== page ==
Victoria Falls Adventure Tours
Victoria Falls are one of Africa’s major tourist attractions and are a UNESCO World Heritage Site. The falls are shared between Zambia and Zimbabwe, and each country has a national park to protect them and a town serving as a tourism center: Mosi-oa-Tunya National Park and Livingstone in Zambia, and Victoria Falls National Park and the town of Victoria Falls in Zimbabwe.
The whole volume of the Zambezi River pours through the First Gorge’s 110 m (360 ft) wide exit for a distance of about 150 m (500 ft), then enters a zigzagging series of gorges designated by the order in which the river reaches them. Water entering the Second Gorge makes a sharp right turn and has carved out a deep pool there called the Boiling Pot. Reached via a steep footpath from the Zambian side, it is about 150 m (500 ft) across. Its surface is smooth at low water, but at high water is marked by enormous, slow swirls, and heavy boiling turbulence. Objects that are swept over the falls, including the occasional hippo or even human, are frequently found swirling about here or washed up at the north-east end of the Second Gorge. This is where the bodies of Mrs. Moss and Mr. Orchard, mutilated by crocodiles, were found in 1910 after two canoes were capsized by a hippo at Long Island above the falls.
The principal gorges are:
- First Gorge: the one the river falls into at Victoria Falls
- Second Gorge: (spanned by the Victoria Falls Bridge), 250 m south of falls, 2.15 km long (270 yd south, 2350 yd long)
- Third Gorge: 600 m south, 1.95 km long (650 yd south, 2100 yd long)
- Fourth Gorge: 1.15 km south, 2.25 km long (1256 yd south, 2460 yd long)
- Fifth Gorge: 2.55 km south, 3.2 km long (1.5 mi south, 2 mi long)
- Songwe Gorge: 5.3 km south, 3.3 km long, (3.3 mi south, 2 mi long) named after the small Songwe River coming from the north-east, and the deepest at 140 m (460 ft), at the end of the dry season.
- Batoka Gorge: the gorge below the Songwe is called the Batoka Gorge (which is also used as an umbrella name for all the gorges). It is about 120 km (75 mi) long (the straight line distance to its end is about 80 km (50 mi) east of the falls) and takes the river through the basalt plateau to the valley in which Lake Kariba now lies.
The walls of the gorges are nearly vertical and generally about 120 m (400 ft) high, but the level of the river in them varies by up to 20 metres (65 ft) between wet and dry seasons.
The recent geological history of Victoria Falls can be seen in the form of the gorges below the falls. The basalt plateau over which the Upper Zambezi flows has many large cracks filled with weaker sandstone. In the area of the current falls the largest cracks run roughly east to west (some run nearly north-east to south-west), with smaller north-south cracks connecting them.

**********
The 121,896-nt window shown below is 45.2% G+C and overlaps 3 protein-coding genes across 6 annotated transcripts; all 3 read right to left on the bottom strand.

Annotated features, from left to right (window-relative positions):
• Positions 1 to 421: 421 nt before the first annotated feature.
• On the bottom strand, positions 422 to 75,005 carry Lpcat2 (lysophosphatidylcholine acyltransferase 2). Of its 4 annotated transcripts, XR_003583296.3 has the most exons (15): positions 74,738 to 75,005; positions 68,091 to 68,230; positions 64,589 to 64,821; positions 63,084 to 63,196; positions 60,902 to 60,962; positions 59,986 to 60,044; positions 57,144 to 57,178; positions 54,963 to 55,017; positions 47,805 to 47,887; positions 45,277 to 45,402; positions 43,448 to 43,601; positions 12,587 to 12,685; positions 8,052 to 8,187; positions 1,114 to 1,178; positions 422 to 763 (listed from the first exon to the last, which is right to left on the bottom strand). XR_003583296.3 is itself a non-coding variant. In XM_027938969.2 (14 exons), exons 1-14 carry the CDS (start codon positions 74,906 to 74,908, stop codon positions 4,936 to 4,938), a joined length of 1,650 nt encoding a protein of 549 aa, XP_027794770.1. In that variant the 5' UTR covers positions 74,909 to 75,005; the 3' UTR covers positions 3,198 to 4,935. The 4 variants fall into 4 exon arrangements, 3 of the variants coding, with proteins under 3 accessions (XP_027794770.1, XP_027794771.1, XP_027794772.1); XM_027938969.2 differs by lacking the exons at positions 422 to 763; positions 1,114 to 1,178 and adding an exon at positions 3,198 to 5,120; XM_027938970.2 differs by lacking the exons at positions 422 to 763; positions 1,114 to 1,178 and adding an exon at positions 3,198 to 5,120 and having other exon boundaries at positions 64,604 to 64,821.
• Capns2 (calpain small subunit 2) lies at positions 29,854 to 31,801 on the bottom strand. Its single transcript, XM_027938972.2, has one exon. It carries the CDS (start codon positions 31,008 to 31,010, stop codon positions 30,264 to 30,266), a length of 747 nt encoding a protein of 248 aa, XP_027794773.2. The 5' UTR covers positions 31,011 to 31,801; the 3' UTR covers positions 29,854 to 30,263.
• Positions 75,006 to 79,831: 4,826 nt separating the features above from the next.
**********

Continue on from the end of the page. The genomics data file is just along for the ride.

Over at least 100,000 years, the falls have been receding upstream through the Batoka Gorges, eroding the sandstone-filled cracks to form the gorges. The river’s course in the current vicinity of the falls is north to south, so it opens up the large east-west cracks across its full width, then it cuts back through a short north-south crack to the next east-west one. The river has fallen in different eras into different chasms which now form a series of sharply zig-zagging gorges downstream from the falls.
Ignoring some dry sections, the Second to Fifth and the Songwe Gorges each represents a past site of the falls at a time when they fell into one long straight chasm as they do now. Their sizes indicate that we are not living in the age of the widest ever Mosi-oa-Tunya.
The falls has already started cutting back the next major gorge, at the dip in one side of the ‘Leaping Waters’ section of the falls. This is not actually a north-south crack, but a large east-north-east line of weakness across the river, and that is where the next full width falls will eventually form.
The two national parks at the falls are relatively small – Mosi-oa-Tunya National Park is 66 km2 and Victoria Falls National Park is 23 km2. However, next to the latter on the southern bank is the Zambezi National Park, extending 40 km west along the river. Animals can move between the two Zimbabwean parks and can also reach Matetsi Safari Area, Kazuma Pan and Hwange National Park to the south.
On the Zambian side, fences and the outskirts of Livingstone tend to confine most animals to the Mosi-oa-Tunya National Park. Fences put up by lodges in response to crime also restrict animal movement.
Mopane woodland savannah predominates in the area, with smaller areas of Miombo and Rhodesian Teak woodland and scrubland savannah. Riverine forest with palm trees lines the banks and islands above the falls. The most notable aspect of the area’s vegetation though is the rainforest nurtured by the spray from the falls, containing plants rare for the area such as pod mahogany, ebony, ivory palm, wild date palm and a number of creepers and lianas. Vegetation has suffered in recent droughts, and so have the animals that depend on it, particularly antelope.
The national parks contain abundant wildlife including sizable populations of elephant, buffalo, giraffe, zebra, and a variety of antelope. Lion and leopard are only occasionally seen. Vervet monkeys and baboons are common. The river above the falls contains large populations of hippopotamus and crocodile. Elephants cross the river in the dry season at particular crossing points.
Klipspringers and clawless otters can be glimpsed in the gorges, but they are mainly known for 35 species of raptors. The taita falcon, the black eagle, the peregrine falcon, and the augur buzzard breed there. Above the falls, herons, fish eagles, and numerous kinds of waterfowl are common.